GERRITSEN BEACH — Diane Sullivan spent the eighth day after Hurricane Sandy dragging debris and digging up sand outside her clapboard home.
The married mother looked haggard from a week of no power and heat, but she continued toiling, except to greet and kiss her neighbors who wandered by as they sorted through their own ravaged homes. The brief catch-ups invariably included a question about how a mother or a brother or some relative was recovering.
“Down here, you will find everybody is related to everybody,” Sullivan, 36, said on Tuesday. “It’s just like the Rockaways.”
In this tight-knit waterfront community, generations of families live side by side, and residents not only know their neighbor’s name — or nickname — but who their cousins are. The close ties have been a salve in the storm’s wake, as neighbors share power generators, laughs and clothes.
It’s also meant Sandy’s fury has affected entire clans. And Sullivan’s family tree is one map to that devastation.
When the water surged the night of Oct. 29, it barreled down blocks. Sullivan’s home on Seba Avenue filled with 7 feet of water. The basement in her mother’s house next door was ruined.
The rushing water also wrecked the homes of Sullivan’s two sisters, who live just a few blocks away. Sandy even flooded Sullivan’s brother’s place in Toms River, N.J.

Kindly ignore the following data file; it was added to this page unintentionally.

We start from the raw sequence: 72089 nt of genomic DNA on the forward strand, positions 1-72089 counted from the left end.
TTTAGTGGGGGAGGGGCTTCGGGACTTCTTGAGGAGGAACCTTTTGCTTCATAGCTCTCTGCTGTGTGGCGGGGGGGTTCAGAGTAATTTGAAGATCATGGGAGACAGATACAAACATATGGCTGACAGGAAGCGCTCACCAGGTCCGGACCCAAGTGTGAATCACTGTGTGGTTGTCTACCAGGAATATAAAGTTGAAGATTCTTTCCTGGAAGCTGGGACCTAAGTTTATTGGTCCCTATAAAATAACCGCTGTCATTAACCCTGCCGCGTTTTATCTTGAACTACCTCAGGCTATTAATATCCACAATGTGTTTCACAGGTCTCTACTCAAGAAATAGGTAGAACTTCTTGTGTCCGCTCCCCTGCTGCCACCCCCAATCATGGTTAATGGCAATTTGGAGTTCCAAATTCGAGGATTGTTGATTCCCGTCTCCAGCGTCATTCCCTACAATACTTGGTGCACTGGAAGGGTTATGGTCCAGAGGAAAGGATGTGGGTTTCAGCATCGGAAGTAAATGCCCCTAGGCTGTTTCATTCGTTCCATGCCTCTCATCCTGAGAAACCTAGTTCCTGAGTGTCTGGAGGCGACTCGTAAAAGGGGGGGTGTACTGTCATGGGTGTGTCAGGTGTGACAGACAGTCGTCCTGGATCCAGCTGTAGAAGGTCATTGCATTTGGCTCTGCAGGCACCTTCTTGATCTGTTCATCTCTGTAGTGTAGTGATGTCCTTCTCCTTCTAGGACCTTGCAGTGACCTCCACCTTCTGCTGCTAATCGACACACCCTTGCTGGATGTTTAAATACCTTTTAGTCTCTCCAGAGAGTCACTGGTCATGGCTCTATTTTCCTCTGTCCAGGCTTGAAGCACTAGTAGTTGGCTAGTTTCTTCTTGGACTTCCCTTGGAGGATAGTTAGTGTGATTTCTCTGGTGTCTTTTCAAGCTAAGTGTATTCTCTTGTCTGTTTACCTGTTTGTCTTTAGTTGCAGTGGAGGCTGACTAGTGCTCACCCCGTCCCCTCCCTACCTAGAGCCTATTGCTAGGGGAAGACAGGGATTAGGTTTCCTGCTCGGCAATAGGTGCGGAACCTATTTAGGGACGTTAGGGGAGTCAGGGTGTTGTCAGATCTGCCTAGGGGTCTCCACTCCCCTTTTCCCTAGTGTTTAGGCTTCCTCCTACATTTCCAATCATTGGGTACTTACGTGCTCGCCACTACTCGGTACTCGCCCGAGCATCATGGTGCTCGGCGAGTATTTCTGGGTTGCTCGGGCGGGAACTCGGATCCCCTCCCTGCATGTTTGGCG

In all, the storm damaged five of the family’s houses and three of their cars, including Sullivan’s Mustang GT.
The city places Gerritsen Beach in Zone B in its hurricane evacuation map, meaning the neighborhood is subject to potential flooding if a Category 2 hurricane hits. But Gerritsen Beach was not part of the mandatory evacuation Mayor Bloomberg announced before the storm.
The Zone B classification was the reason why Sullivan, like many residents, didn’t have federal flood insurance. It’s also why she didn’t take more precautions before Sandy hit. She said officials didn’t tell them to evacuate.
“We kept asking. They said, ‘No, you’re Zone B. You don’t have to leave,’” Sullivan said. “If we were told to leave, people would have pulled out [belongings] from their basements.”
During the storm, as the water level rose, Sullivan said her family “kept going up higher in her home.” Neighbors who tried to flee in a car had to swim back and take refuge in her home, she said.
Another neighbor, who lived only a few homes away and was known in the community as Bumps, drowned in his basement.
By the time the water receded, Sullivan had lost two refrigerators, a washer and dryer, couches and her son’s motorcycle. Her cousin, who lived in her basement, had to throw out cherished pictures and their grandmother’s prized sewing machine.
Sullivan’s homeowners insurance doesn’t cover the damage to her basement. She has applied for federal assistance, but so far hasn’t gotten a response.
“I made the claim a day after [the storm]. FEMA hasn’t come,” she said. “It’s been a long wait.”
As Sullivan sorted through debris Tuesday, George Broadhead, the president of the Gerritsen Beach Property Owners Association, stopped by to say hello.
The 80-year-old had dated Sullivan’s aunt when he was a teenager. He pointed to a church a block away, where residents could pick through piles of donated clothing, and volunteer cooks flipped free burgers and hotdogs.
“Everybody down here is going to survive,” he said. “The beach has shown its resilience.”